There was a time when the FDA forbade food companies to use any type of labeling ensuring that they were GMO-free. After public outrage and political outrage, the FDA changed the policy, though it certainly affected their agenda to increase the use of GMOs. Though many products are now boasting “GMO-free” or “The Non- GMO project” certification label, further investigation has revealed that it is not quite that simple. There are some loopholes in the non-GMO label and it cannot be a dependable source for those desiring a complete GMO-free diet. The best way to ensure that you are not consuming any products containing GMOs is to only purchase products that are labeled certified organic. These products are 100% GMO-free. However, in reality, there are always dirty practices going on that prevent us from truly knowing if something is indeed what it says it is.

Soy Lecithin one of the questionable additives inside Nature Valley's granola bars. The use of soy products has come under a microscope in recent years. As soy and soy derivatives have started popping up in countless foods, the attention has focused on the large amount of people who suffer from soy allergies. Many chronically ill people do not even know why they are sick, as they are unaware of their allergen to a food consumed daily across all meals in some form.  Soy is also associated with causing complications with hormones, affecting menstrual cycles and fertility. Additionally, many soy plants grown in the U.S. are GMOs, which contribute to the adverse health effects. Soy lecithin is used as an emulsifying agent in food production, allowing oils and water to be mixed homogeneously. The process by which to make soy lecithin uses a petrochemical called hexane. This carcinogenic substance is toxic to the human body causing acute and chronic health problems, up to and including death. It can be especially dangerous in those who may have an unknown hexane allergy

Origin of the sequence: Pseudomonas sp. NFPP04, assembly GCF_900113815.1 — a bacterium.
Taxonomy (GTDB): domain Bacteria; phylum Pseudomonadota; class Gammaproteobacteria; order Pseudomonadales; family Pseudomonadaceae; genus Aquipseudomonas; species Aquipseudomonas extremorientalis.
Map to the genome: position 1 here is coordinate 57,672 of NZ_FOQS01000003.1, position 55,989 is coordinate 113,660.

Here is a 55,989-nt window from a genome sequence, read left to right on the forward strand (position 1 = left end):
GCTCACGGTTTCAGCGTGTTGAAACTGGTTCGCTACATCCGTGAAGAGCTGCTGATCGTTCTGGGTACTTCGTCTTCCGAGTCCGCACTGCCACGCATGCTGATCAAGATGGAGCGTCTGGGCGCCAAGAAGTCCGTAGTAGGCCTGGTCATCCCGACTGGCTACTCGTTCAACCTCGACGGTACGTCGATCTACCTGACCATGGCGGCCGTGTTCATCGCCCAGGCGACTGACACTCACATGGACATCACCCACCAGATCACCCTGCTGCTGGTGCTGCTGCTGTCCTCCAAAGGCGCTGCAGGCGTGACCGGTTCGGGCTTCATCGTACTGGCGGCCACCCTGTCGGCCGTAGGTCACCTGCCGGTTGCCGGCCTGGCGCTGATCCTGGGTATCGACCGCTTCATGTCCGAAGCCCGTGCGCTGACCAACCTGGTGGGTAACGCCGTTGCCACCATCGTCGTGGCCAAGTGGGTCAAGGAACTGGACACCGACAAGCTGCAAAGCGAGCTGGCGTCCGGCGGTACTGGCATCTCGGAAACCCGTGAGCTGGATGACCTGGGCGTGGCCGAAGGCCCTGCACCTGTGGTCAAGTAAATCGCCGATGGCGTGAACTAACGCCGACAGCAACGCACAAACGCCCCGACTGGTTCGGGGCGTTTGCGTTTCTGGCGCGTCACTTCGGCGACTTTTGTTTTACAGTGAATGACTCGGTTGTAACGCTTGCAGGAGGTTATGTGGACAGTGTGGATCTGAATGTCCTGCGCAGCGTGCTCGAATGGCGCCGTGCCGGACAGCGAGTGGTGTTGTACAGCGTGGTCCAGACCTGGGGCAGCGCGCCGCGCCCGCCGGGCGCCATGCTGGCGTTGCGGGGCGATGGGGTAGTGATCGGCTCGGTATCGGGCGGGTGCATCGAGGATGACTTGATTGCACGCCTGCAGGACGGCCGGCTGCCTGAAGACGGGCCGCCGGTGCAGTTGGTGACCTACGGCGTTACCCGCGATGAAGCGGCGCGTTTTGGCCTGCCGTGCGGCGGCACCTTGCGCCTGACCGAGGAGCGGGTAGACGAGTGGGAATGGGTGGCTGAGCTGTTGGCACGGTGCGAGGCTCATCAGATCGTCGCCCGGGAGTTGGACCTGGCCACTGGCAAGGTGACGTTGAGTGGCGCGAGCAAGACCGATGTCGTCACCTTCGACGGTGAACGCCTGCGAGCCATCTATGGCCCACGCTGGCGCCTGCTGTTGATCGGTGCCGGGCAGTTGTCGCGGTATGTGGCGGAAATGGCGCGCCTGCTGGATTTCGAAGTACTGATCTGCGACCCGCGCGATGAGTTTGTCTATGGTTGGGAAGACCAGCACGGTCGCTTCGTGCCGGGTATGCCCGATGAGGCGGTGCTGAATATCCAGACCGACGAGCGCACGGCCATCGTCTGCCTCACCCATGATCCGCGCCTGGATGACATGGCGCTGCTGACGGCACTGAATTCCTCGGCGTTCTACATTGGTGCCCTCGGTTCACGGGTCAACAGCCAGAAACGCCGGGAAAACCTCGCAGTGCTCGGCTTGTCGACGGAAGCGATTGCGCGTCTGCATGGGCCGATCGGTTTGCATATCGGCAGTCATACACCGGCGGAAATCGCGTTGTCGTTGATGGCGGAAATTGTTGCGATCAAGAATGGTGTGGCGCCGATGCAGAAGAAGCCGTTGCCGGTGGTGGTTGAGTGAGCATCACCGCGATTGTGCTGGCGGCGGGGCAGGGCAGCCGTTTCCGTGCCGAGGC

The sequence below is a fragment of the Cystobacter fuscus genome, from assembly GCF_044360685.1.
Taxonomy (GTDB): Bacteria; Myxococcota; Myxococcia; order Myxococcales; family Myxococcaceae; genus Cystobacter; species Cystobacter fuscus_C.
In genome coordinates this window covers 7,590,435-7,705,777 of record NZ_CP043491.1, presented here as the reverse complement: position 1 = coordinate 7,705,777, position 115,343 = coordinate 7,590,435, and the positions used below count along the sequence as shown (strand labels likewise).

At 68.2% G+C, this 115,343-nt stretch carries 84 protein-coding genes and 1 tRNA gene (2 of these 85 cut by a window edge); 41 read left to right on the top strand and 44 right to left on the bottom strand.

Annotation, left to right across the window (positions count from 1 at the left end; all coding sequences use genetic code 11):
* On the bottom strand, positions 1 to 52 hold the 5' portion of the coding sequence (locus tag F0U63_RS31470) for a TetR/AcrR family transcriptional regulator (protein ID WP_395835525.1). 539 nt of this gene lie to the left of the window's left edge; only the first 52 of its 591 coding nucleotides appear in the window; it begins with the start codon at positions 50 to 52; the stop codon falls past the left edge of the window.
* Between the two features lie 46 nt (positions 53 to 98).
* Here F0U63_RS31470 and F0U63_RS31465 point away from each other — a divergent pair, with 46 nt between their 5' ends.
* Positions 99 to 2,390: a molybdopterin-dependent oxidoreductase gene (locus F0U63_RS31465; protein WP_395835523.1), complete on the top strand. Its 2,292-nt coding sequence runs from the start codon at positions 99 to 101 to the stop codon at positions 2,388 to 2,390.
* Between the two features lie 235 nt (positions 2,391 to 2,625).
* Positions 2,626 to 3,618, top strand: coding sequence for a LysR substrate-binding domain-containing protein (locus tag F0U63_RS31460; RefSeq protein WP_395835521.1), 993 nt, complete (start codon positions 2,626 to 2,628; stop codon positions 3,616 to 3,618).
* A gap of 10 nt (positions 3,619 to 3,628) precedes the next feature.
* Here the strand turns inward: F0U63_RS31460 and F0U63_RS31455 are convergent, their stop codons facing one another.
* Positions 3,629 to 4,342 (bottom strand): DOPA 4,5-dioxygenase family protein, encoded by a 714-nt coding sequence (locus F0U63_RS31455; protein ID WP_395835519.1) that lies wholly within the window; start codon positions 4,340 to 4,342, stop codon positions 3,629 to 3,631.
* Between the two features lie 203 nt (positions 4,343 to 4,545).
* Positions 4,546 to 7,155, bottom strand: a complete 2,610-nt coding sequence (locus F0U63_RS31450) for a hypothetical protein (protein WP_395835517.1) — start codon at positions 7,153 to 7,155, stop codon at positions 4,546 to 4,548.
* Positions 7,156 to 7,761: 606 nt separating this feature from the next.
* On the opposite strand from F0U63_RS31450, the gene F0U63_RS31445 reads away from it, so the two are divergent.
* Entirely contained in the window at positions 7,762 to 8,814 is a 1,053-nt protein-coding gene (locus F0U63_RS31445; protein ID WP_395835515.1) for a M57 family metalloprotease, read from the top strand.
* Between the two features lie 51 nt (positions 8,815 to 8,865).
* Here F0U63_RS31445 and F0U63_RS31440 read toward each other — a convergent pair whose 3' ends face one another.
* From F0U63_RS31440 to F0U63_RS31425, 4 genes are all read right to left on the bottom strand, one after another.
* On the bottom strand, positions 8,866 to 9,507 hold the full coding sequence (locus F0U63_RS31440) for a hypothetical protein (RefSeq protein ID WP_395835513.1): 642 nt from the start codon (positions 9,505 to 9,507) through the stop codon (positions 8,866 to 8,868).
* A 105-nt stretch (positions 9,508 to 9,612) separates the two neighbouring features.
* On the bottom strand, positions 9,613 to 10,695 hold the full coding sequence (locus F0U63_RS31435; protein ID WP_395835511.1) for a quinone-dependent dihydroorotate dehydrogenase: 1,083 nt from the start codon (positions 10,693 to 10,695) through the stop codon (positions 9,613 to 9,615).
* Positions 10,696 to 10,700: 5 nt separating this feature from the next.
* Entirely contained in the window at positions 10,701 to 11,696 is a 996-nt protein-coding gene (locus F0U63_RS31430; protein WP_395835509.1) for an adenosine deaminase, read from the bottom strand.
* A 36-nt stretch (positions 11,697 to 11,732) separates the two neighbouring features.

Anyone that has allergies to peanuts, almonds, and/or pecans should avoid eating the Nature Valley granola bar. Allergies to nuts can exhibit mild symptoms such skin irritation and redness, but can also be fatal depending on the severity.

Possible short-term side effects

  • blood sugar spikes
  • dehydration
  • nut allergy
  • soy allergy
  • hexane allergy
  • menstrual abnormalities
  • hyperactivity

Possible long-term side effects

  • infertility
  • hypertension
  • diabetes ii
  • inflammation
  • obesity
  • sugar dependency
  • tooth decay
  • cancer

Ingredients to be aware of

Healthier alternatives

  • organic, non-gmo granola bar
  • homemade granola

Our Wellness Pick (what is this?)

Bobo's Oat Bars

  • Whole grain snack
  • Gluten-free
  • Vegan-friendly
  • Convenient on-the-go
  • Made in USA
Learn More!

Thank you for your feedback!

Written by DeeAnne Oldham
Published on: 04-28-2016
Last updated: 12-15-2023

Thank you for your feedback!

Written by DeeAnne Oldham
Published on: 04-28-2016
Last updated: 12-15-2023